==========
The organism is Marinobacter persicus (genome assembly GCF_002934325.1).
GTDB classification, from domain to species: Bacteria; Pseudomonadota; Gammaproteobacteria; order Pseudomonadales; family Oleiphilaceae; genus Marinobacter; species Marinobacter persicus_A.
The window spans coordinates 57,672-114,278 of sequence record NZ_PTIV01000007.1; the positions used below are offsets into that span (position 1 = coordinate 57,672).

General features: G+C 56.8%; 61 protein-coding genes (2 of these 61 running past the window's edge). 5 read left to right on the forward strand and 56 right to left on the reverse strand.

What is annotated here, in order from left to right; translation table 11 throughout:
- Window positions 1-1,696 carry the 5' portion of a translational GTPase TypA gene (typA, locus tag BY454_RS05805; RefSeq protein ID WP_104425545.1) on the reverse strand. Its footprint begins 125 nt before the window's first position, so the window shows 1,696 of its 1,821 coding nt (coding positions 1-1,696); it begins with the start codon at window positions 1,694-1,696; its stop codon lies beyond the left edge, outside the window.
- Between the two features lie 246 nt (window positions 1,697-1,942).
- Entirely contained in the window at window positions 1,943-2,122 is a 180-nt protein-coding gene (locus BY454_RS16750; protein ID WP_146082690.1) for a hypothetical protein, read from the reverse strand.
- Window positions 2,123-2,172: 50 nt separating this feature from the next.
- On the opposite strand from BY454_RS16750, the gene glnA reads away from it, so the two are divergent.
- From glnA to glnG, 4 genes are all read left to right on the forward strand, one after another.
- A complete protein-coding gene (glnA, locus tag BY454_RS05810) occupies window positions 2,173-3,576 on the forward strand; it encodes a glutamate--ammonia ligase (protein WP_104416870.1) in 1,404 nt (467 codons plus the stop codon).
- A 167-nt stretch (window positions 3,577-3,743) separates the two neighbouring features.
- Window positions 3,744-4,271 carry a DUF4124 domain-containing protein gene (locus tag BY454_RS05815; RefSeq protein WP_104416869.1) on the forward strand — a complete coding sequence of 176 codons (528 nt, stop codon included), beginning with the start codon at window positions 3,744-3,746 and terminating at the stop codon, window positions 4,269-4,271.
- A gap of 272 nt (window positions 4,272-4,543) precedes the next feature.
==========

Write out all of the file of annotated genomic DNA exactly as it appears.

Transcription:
The organism is Marinobacter persicus (genome assembly GCF_002934325.1).
GTDB classification, from domain to species: Bacteria; Pseudomonadota; Gammaproteobacteria; order Pseudomonadales; family Oleiphilaceae; genus Marinobacter; species Marinobacter persicus_A.
The window spans coordinates 57,672-114,278 of sequence record NZ_PTIV01000007.1; the positions used below are offsets into that span (position 1 = coordinate 57,672).

General features: G+C 56.8%; 61 protein-coding genes (2 of these 61 running past the window's edge). 5 read left to right on the forward strand and 56 right to left on the reverse strand.

What is annotated here, in order from left to right; translation table 11 throughout:
- Window positions 1-1,696 carry the 5' portion of a translational GTPase TypA gene (typA, locus tag BY454_RS05805; RefSeq protein ID WP_104425545.1) on the reverse strand. Its footprint begins 125 nt before the window's first position, so the window shows 1,696 of its 1,821 coding nt (coding positions 1-1,696); it begins with the start codon at window positions 1,694-1,696; its stop codon lies beyond the left edge, outside the window.
- Between the two features lie 246 nt (window positions 1,697-1,942).
- Entirely contained in the window at window positions 1,943-2,122 is a 180-nt protein-coding gene (locus BY454_RS16750; protein ID WP_146082690.1) for a hypothetical protein, read from the reverse strand.
- Window positions 2,123-2,172: 50 nt separating this feature from the next.
- On the opposite strand from BY454_RS16750, the gene glnA reads away from it, so the two are divergent.
- From glnA to glnG, 4 genes are all read left to right on the forward strand, one after another.
- A complete protein-coding gene (glnA, locus tag BY454_RS05810) occupies window positions 2,173-3,576 on the forward strand; it encodes a glutamate--ammonia ligase (protein WP_104416870.1) in 1,404 nt (467 codons plus the stop codon).
- A 167-nt stretch (window positions 3,577-3,743) separates the two neighbouring features.
- Window positions 3,744-4,271 carry a DUF4124 domain-containing protein gene (locus tag BY454_RS05815; RefSeq protein WP_104416869.1) on the forward strand — a complete coding sequence of 176 codons (528 nt, stop codon included), beginning with the start codon at window positions 3,744-3,746 and terminating at the stop codon, window positions 4,269-4,271.
- A gap of 272 nt (window positions 4,272-4,543) precedes the next feature.